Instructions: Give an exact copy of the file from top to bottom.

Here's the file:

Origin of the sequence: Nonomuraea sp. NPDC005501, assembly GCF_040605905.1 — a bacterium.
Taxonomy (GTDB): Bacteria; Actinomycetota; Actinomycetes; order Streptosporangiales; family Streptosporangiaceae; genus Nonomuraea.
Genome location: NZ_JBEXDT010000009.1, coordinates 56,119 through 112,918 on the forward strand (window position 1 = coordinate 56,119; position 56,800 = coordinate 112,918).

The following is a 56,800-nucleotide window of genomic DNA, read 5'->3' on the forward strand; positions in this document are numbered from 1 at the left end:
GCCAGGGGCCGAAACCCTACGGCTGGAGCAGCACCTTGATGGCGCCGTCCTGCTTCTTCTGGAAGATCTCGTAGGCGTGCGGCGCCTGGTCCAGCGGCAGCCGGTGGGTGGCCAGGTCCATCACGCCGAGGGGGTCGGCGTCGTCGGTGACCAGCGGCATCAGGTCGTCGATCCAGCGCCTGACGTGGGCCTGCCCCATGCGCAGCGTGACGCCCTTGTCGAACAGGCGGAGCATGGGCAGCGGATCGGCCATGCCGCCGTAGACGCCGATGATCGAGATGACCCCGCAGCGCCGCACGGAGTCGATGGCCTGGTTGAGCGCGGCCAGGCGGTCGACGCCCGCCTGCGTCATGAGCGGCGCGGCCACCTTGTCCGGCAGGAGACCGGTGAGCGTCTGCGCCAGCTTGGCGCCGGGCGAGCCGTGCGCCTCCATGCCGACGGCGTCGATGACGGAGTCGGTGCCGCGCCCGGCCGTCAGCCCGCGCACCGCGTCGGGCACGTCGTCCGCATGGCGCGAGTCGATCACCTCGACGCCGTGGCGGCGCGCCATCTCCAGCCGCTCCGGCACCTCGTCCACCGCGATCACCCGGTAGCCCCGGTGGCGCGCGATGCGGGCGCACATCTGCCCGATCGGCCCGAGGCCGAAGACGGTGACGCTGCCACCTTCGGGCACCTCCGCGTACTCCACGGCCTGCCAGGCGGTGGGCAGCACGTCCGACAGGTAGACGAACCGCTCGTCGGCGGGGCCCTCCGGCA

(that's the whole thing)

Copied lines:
Origin of the sequence: Nonomuraea sp. NPDC005501, assembly GCF_040605905.1 — a bacterium.
Taxonomy (GTDB): Bacteria; Actinomycetota; Actinomycetes; order Streptosporangiales; family Streptosporangiaceae; genus Nonomuraea.
Genome location: NZ_JBEXDT010000009.1, coordinates 56,119 through 112,918 on the forward strand (window position 1 = coordinate 56,119; position 56,800 = coordinate 112,918).

The following is a 56,800-nucleotide window of genomic DNA, read 5'->3' on the forward strand; positions in this document are numbered from 1 at the left end:
GCCAGGGGCCGAAACCCTACGGCTGGAGCAGCACCTTGATGGCGCCGTCCTGCTTCTTCTGGAAGATCTCGTAGGCGTGCGGCGCCTGGTCCAGCGGCAGCCGGTGGGTGGCCAGGTCCATCACGCCGAGGGGGTCGGCGTCGTCGGTGACCAGCGGCATCAGGTCGTCGATCCAGCGCCTGACGTGGGCCTGCCCCATGCGCAGCGTGACGCCCTTGTCGAACAGGCGGAGCATGGGCAGCGGATCGGCCATGCCGCCGTAGACGCCGATGATCGAGATGACCCCGCAGCGCCGCACGGAGTCGATGGCCTGGTTGAGCGCGGCCAGGCGGTCGACGCCCGCCTGCGTCATGAGCGGCGCGGCCACCTTGTCCGGCAGGAGACCGGTGAGCGTCTGCGCCAGCTTGGCGCCGGGCGAGCCGTGCGCCTCCATGCCGACGGCGTCGATGACGGAGTCGGTGCCGCGCCCGGCCGTCAGCCCGCGCACCGCGTCGGGCACGTCGTCCGCATGGCGCGAGTCGATCACCTCGACGCCGTGGCGGCGCGCCATCTCCAGCCGCTCCGGCACCTCGTCCACCGCGATCACCCGGTAGCCCCGGTGGCGCGCGATGCGGGCGCACATCTGCCCGATCGGCCCGAGGCCGAAGACGGTGACGCTGCCACCTTCGGGCACCTCCGCGTACTCCACGGCCTGCCAGGCGGTGGGCAGCACGTCCGACAGGTAGACGAACCGCTCGTCGGCGGGGCCCTCCGGCA